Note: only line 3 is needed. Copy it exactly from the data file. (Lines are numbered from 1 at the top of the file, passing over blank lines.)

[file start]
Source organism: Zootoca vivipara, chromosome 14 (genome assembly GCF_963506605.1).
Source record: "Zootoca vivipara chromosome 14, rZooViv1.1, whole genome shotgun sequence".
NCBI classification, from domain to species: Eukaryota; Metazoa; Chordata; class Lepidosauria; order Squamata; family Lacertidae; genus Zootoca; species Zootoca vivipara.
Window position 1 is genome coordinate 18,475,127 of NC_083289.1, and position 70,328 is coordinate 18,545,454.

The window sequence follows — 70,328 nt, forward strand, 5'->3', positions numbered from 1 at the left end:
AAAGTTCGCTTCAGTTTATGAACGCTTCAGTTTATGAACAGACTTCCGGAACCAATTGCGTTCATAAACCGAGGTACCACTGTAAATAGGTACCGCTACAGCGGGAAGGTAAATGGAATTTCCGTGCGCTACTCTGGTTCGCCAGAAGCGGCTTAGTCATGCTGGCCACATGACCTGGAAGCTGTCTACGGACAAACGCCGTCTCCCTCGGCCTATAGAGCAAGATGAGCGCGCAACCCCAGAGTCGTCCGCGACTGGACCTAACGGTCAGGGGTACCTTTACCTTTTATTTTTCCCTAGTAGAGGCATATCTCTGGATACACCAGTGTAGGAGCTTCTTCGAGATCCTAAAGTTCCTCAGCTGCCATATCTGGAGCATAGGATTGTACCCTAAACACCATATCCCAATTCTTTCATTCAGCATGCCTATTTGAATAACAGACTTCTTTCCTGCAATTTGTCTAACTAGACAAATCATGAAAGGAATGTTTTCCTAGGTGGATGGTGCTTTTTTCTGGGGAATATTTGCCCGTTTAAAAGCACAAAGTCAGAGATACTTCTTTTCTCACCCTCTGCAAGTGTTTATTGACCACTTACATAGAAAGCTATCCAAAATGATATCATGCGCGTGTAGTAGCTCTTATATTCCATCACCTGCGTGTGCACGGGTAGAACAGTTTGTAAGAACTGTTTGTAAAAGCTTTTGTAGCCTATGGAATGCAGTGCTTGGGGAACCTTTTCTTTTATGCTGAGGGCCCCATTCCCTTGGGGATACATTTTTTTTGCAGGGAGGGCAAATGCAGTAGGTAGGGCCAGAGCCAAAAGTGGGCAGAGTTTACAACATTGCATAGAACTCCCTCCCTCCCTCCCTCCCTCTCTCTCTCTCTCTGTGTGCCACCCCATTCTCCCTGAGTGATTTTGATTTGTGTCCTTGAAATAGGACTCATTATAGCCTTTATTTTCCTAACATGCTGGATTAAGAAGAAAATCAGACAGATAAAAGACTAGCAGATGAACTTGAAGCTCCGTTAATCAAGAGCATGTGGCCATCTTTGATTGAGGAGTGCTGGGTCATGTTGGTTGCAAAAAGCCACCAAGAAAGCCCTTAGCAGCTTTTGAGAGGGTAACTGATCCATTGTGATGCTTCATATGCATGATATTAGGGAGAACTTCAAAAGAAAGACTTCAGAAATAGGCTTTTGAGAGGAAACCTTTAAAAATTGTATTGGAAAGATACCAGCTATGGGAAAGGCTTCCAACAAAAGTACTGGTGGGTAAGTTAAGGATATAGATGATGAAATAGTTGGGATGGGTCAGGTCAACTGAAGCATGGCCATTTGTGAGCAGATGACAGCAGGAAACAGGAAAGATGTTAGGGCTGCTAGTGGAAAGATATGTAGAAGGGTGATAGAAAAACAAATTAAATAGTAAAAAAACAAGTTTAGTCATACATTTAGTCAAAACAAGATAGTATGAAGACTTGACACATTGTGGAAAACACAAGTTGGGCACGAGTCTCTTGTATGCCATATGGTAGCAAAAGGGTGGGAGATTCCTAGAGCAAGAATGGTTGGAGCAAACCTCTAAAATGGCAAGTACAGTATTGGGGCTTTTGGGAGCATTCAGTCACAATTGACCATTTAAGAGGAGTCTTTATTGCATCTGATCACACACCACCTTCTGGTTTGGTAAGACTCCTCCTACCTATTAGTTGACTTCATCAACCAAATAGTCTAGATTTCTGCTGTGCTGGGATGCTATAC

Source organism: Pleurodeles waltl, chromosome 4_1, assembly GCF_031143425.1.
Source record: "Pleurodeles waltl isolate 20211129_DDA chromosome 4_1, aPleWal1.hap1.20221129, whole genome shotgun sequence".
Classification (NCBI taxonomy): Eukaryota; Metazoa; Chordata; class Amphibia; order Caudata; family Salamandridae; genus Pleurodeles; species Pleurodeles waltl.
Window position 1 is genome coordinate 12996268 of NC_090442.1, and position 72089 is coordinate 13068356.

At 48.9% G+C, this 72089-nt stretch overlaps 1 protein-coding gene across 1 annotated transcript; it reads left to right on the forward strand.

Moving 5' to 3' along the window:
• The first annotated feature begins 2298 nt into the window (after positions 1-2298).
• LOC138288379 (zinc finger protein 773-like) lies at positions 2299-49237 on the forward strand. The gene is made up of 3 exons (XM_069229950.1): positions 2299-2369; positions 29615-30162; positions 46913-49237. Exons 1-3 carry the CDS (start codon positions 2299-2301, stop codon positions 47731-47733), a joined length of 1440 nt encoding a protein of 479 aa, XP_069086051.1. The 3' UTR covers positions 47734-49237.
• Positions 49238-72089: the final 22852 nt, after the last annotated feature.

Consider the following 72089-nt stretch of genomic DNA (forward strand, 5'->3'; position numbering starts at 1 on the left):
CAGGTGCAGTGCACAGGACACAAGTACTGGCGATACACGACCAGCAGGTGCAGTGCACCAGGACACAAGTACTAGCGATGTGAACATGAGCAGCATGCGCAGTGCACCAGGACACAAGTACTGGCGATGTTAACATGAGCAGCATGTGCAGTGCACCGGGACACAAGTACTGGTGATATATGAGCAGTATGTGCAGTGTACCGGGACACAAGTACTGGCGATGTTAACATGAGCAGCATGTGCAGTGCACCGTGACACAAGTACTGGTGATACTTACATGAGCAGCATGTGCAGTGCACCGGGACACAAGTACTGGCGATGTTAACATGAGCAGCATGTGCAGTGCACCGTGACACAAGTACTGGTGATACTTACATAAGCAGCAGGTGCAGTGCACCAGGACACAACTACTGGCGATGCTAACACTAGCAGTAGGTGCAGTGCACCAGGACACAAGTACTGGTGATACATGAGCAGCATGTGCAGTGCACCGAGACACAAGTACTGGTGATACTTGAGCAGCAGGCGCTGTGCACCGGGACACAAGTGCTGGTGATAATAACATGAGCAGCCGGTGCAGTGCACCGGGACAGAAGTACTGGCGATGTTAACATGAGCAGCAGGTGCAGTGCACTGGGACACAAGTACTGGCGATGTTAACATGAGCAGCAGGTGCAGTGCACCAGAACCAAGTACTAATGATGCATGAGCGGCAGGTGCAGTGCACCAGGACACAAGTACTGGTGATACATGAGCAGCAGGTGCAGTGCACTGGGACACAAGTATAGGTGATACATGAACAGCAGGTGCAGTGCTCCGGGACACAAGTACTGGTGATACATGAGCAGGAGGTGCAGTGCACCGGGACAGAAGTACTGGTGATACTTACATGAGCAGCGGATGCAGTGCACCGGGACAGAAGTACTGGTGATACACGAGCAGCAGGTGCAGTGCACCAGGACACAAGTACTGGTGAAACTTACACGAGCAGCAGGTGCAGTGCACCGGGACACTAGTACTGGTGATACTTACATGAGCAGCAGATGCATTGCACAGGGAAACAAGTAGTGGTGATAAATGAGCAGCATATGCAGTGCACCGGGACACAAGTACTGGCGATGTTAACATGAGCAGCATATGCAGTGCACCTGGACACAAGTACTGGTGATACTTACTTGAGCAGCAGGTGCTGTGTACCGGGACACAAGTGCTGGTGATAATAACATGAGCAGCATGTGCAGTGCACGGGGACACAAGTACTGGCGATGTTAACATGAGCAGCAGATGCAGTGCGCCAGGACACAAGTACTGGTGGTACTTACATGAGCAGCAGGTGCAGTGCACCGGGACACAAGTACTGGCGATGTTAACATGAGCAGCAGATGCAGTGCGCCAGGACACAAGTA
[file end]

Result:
NCBI classification, from domain to species: Eukaryota; Metazoa; Chordata; class Lepidosauria; order Squamata; family Lacertidae; genus Zootoca; species Zootoca vivipara.